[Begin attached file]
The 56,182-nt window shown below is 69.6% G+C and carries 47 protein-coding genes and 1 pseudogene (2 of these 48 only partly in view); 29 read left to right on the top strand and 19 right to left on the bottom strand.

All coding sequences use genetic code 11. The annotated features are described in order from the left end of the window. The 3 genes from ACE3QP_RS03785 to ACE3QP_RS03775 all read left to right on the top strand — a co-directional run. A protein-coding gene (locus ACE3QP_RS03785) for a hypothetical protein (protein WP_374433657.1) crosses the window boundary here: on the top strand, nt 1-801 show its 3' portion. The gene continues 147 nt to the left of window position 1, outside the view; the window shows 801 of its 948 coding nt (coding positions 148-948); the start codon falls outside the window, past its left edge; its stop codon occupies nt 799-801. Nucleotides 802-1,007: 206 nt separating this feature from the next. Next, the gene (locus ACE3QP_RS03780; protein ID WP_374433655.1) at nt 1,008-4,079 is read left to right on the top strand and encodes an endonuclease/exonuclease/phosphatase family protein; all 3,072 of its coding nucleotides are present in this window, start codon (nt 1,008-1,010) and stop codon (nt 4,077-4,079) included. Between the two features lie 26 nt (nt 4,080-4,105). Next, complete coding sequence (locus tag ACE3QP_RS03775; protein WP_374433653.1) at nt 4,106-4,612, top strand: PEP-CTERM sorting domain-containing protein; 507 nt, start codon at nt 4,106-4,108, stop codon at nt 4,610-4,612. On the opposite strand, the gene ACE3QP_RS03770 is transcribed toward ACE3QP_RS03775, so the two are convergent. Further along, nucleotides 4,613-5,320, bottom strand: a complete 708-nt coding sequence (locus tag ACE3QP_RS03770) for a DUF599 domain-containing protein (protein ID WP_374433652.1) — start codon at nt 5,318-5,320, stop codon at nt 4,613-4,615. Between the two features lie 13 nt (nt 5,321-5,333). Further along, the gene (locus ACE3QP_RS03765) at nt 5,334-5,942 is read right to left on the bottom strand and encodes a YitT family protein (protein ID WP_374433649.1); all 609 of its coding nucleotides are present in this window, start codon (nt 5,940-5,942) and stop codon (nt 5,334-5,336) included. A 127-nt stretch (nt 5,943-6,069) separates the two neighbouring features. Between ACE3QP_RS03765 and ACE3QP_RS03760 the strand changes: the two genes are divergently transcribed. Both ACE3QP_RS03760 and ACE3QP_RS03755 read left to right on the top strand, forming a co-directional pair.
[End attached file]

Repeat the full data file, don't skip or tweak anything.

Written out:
The 56,182-nt window shown below is 69.6% G+C and carries 47 protein-coding genes and 1 pseudogene (2 of these 48 only partly in view); 29 read left to right on the top strand and 19 right to left on the bottom strand.

All coding sequences use genetic code 11. The annotated features are described in order from the left end of the window. The 3 genes from ACE3QP_RS03785 to ACE3QP_RS03775 all read left to right on the top strand — a co-directional run. A protein-coding gene (locus ACE3QP_RS03785) for a hypothetical protein (protein WP_374433657.1) crosses the window boundary here: on the top strand, nt 1-801 show its 3' portion. The gene continues 147 nt to the left of window position 1, outside the view; the window shows 801 of its 948 coding nt (coding positions 148-948); the start codon falls outside the window, past its left edge; its stop codon occupies nt 799-801. Nucleotides 802-1,007: 206 nt separating this feature from the next. Next, the gene (locus ACE3QP_RS03780; protein ID WP_374433655.1) at nt 1,008-4,079 is read left to right on the top strand and encodes an endonuclease/exonuclease/phosphatase family protein; all 3,072 of its coding nucleotides are present in this window, start codon (nt 1,008-1,010) and stop codon (nt 4,077-4,079) included. Between the two features lie 26 nt (nt 4,080-4,105). Next, complete coding sequence (locus tag ACE3QP_RS03775; protein WP_374433653.1) at nt 4,106-4,612, top strand: PEP-CTERM sorting domain-containing protein; 507 nt, start codon at nt 4,106-4,108, stop codon at nt 4,610-4,612. On the opposite strand, the gene ACE3QP_RS03770 is transcribed toward ACE3QP_RS03775, so the two are convergent. Further along, nucleotides 4,613-5,320, bottom strand: a complete 708-nt coding sequence (locus tag ACE3QP_RS03770) for a DUF599 domain-containing protein (protein ID WP_374433652.1) — start codon at nt 5,318-5,320, stop codon at nt 4,613-4,615. Between the two features lie 13 nt (nt 5,321-5,333). Further along, the gene (locus ACE3QP_RS03765) at nt 5,334-5,942 is read right to left on the bottom strand and encodes a YitT family protein (protein ID WP_374433649.1); all 609 of its coding nucleotides are present in this window, start codon (nt 5,940-5,942) and stop codon (nt 5,334-5,336) included. A 127-nt stretch (nt 5,943-6,069) separates the two neighbouring features. Between ACE3QP_RS03765 and ACE3QP_RS03760 the strand changes: the two genes are divergently transcribed. Both ACE3QP_RS03760 and ACE3QP_RS03755 read left to right on the top strand, forming a co-directional pair.